Start To Make Your Creativity Pay

Copyright © 2003 by Angela Booth

** Note: while this article is primarily addressed to writers, it applies to you if you're doing anything creative.

Can you make a living as a writer, artist, designer or other creative soul? Yes, you can, if you learn a few tricks.

The most important trick is to learn to think of yourself as TWO people. The first is the creative person who writes, paints, photographs or designs, without a care for anything except the creative work itself. The second person is a sharp-eyed, clear-thinking marketer.

In many creatives, the sharp-eyed marketer is in embryonic form. Fear not. You can nurture your inner marketer.

Here's how to start to make your creativity pay:

=> 1. Start small: downplay your creativity

Your ultimate goal may be a book on the New York Times bestseller list, or your own show in a major gallery, but start small and build your confidence.

While you're doing that, downplay your creativity at home and among your friends. Why? Any number of reasons. The chief one is that your creative endeavors are as important to you as a new baby is to the proud parents. While you're a taking the first hesitant steps of your creative career, you're sensitive. You're likely to get badly blocked if someone whose opinion you value says the wrong thing to you. This doesn't mean that you're completely unsocial. Get a writing or painting pal, take a course, or join a group. But among your nearest and dearest and closest friends, silence pays off.

Starting small means small sales, not working for free. There are times you may choose to give your work away, but in the beginning of your career you need the validation that only money can give you. So write fillers for magazines (fillers are small articles, of 200 words or less), advertisements for your local bank, or copy for greeting cards. Write a short story or two, and submit them for publication.

Anything you write, that you get paid for, will boost your confidence. When you're confident enough to disregard ill-informed opinion, you can share your aspirations freely.

=> 2. Be passionate, not desperate

Your passion and love for your work will sustain you through your career, and your entire life. However, don't take this passion for granted. If you don't nurture it, it will fade.

Whenever you feel depressed, ask yourself whether you still enjoy writing. Sometimes the answer will be a loud "no". Perhaps your writing isn't going as well as you hoped it would, or you've had some drama in your life, or you've been rejected. At these times, remind yourself that you love what you do, and ask yourself what you would enjoy writing today. Then do that. Work on rebuilding your love for your writing first, before you concern yourself about anything else.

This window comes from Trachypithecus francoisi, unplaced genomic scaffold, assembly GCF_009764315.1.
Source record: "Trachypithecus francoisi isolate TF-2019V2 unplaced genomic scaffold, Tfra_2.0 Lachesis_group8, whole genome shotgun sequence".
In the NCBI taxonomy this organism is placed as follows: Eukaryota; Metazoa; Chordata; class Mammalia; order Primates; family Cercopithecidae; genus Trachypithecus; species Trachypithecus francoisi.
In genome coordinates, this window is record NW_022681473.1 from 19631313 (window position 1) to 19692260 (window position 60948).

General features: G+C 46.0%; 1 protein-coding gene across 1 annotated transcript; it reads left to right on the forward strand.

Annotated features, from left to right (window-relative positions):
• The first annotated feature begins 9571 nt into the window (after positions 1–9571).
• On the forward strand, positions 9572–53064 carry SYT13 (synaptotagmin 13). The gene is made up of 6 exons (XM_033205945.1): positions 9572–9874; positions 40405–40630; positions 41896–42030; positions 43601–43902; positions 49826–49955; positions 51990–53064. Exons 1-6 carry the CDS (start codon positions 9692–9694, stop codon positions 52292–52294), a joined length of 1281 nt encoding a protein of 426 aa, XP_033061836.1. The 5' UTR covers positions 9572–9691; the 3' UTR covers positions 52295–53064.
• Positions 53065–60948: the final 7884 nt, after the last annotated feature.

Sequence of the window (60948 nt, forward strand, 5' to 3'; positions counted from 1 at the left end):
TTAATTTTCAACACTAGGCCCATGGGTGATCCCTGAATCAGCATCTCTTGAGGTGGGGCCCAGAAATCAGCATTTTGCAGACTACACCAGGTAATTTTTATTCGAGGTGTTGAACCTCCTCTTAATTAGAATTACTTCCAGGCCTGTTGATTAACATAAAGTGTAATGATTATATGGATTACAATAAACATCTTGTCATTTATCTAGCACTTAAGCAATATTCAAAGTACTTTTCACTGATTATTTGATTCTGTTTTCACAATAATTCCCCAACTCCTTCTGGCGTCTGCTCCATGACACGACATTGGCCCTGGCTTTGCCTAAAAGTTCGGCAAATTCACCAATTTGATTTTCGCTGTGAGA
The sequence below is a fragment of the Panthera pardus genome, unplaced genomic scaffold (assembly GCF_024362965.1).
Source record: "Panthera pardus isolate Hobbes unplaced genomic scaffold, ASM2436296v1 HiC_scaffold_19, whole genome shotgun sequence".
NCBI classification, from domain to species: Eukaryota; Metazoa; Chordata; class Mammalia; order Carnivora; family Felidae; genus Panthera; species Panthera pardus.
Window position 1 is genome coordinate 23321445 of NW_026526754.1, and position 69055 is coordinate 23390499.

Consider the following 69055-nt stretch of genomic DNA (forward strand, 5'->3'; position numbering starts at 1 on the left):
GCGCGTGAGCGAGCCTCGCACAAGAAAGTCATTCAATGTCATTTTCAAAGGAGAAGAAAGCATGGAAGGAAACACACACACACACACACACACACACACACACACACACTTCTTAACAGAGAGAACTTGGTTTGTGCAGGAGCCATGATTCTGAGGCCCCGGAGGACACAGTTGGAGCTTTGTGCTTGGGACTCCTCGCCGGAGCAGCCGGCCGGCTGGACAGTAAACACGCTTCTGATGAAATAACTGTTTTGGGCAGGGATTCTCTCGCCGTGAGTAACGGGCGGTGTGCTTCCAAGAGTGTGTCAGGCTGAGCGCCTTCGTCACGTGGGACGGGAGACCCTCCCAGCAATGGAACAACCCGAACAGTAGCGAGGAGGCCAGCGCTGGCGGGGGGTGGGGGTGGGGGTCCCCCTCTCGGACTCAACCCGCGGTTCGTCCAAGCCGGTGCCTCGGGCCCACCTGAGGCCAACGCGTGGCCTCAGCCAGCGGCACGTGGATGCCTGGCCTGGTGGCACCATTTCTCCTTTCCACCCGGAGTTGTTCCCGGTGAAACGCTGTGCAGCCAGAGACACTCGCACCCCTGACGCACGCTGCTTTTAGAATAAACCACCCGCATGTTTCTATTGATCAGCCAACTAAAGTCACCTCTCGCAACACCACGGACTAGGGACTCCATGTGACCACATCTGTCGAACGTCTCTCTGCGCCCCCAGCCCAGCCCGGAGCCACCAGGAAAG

If success comes slowly (or hasn't arrived yet), don't become desperate. Be patient. Selling your creativity takes time. If you can sense desperation taking hold, remind yourself that you're writing because you love to write.

Writers (and other creatives) may become desperate because of others' expectations. "Have you sold that book you were working on?" "Have you sold a painting?" This pressure is why you play your cards close to your chest. (See "downplay your creativity", above.)

=> 3. Market your work

When should you start to market your work? Immediately. As soon as you've written something that you feel is publishable, send it out.

This is where you tuck your creative self away, and haul your inner marketer out of the closet. Divorce yourself from your work as much as you can. Grit your teeth, and flail yourself with a whip if necessary, but send your work out. Then forget it. Your first marketing efforts may be torture. That's OK. You don't have to enjoy marketing, you just have to do it.

Starting small is important for writers, because you can send out a short story or a filler article without writing a query letter. For a new writer, query letters can be dangerous. Here's why: some writers never get beyond a query letter. Ask any editor. These writers write lots of query letters, get good at it, and then one day an editor calls their bluff and sends them a contract. At this, the query writer panics. Not only doesn't she write the article, she gives up writing for several years. Then she starts again. Writing query letters.

The good news is that once you've got into the habit of writing and sending your work out, you can stop worrying. Sooner or later you'll get a check. (Sooner, we hope.)

The big benefit of marketing is that after a while it stops being a trauma. It starts to become fun. Your inner marketer is all grown up. Then the only problem you have is getting organized so that you keep track of what you sent where.

If you follow the three strategies above, you will make your creativity pay, and sooner than you think is possible.

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